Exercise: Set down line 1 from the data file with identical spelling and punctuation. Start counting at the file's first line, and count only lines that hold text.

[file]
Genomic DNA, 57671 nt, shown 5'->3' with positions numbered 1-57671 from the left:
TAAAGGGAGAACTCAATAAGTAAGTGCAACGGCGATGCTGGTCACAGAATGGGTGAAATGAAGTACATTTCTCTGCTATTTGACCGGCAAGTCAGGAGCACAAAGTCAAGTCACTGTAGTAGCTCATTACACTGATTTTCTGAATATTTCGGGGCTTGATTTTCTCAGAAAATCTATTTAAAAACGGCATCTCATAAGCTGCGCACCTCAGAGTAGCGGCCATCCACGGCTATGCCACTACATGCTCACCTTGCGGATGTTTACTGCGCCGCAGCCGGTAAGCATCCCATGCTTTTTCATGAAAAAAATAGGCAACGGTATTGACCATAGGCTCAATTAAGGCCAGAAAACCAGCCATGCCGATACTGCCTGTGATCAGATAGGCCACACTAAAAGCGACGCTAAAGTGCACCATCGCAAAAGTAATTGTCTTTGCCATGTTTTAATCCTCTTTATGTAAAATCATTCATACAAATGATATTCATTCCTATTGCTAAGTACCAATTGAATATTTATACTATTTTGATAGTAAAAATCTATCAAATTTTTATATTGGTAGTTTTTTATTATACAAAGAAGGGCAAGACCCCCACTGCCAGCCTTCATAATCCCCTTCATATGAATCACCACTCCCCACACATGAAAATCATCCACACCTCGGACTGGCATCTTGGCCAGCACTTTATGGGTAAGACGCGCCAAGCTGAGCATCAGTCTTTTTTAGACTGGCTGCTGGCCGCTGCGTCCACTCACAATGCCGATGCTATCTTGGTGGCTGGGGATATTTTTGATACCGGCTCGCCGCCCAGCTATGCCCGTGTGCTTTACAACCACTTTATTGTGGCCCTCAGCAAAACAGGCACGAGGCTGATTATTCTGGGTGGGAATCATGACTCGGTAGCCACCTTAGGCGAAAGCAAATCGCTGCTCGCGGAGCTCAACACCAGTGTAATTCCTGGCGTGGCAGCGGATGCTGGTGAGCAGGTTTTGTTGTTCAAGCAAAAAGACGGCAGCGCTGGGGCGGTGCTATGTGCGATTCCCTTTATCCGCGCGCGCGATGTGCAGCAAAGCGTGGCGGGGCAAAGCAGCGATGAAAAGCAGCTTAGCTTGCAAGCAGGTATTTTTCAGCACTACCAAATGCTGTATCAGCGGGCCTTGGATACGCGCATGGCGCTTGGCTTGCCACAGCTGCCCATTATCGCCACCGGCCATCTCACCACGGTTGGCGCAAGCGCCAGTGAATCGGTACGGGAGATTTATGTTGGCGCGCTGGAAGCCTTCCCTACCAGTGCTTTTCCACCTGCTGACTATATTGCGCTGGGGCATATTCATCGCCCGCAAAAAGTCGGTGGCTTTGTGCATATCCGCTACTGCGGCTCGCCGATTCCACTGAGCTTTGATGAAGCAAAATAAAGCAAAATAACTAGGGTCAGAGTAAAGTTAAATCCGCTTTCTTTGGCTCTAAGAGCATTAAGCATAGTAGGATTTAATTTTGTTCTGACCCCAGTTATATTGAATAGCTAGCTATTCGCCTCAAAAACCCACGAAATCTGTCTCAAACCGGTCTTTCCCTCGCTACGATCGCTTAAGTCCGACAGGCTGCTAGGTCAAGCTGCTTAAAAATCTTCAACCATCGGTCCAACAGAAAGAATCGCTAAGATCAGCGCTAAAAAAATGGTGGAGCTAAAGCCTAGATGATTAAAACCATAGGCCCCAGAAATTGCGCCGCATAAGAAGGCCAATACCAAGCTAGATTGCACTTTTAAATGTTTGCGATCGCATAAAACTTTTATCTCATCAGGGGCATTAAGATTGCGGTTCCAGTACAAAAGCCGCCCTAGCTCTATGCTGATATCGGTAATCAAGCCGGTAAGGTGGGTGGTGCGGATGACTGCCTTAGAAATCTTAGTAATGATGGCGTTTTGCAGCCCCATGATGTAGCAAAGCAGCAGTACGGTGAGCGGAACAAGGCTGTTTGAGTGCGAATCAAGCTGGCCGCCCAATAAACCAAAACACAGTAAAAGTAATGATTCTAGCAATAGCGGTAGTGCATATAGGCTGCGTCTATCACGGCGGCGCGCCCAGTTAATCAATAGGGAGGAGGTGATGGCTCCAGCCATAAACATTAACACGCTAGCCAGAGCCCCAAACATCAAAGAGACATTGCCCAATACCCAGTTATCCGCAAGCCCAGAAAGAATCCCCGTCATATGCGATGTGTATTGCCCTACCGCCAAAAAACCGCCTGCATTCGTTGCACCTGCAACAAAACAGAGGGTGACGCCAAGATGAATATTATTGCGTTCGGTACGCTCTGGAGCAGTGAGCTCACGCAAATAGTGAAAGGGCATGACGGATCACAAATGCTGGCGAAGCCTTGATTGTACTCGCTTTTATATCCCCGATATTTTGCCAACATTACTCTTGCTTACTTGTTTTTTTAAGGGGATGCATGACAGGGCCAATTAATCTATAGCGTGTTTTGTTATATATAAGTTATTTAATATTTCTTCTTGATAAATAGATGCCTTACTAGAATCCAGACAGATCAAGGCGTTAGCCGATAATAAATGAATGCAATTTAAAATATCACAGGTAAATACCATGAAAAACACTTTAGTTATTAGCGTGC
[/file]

Genomic DNA, 57671 nt, shown 5'->3' with positions numbered 1-57671 from the left: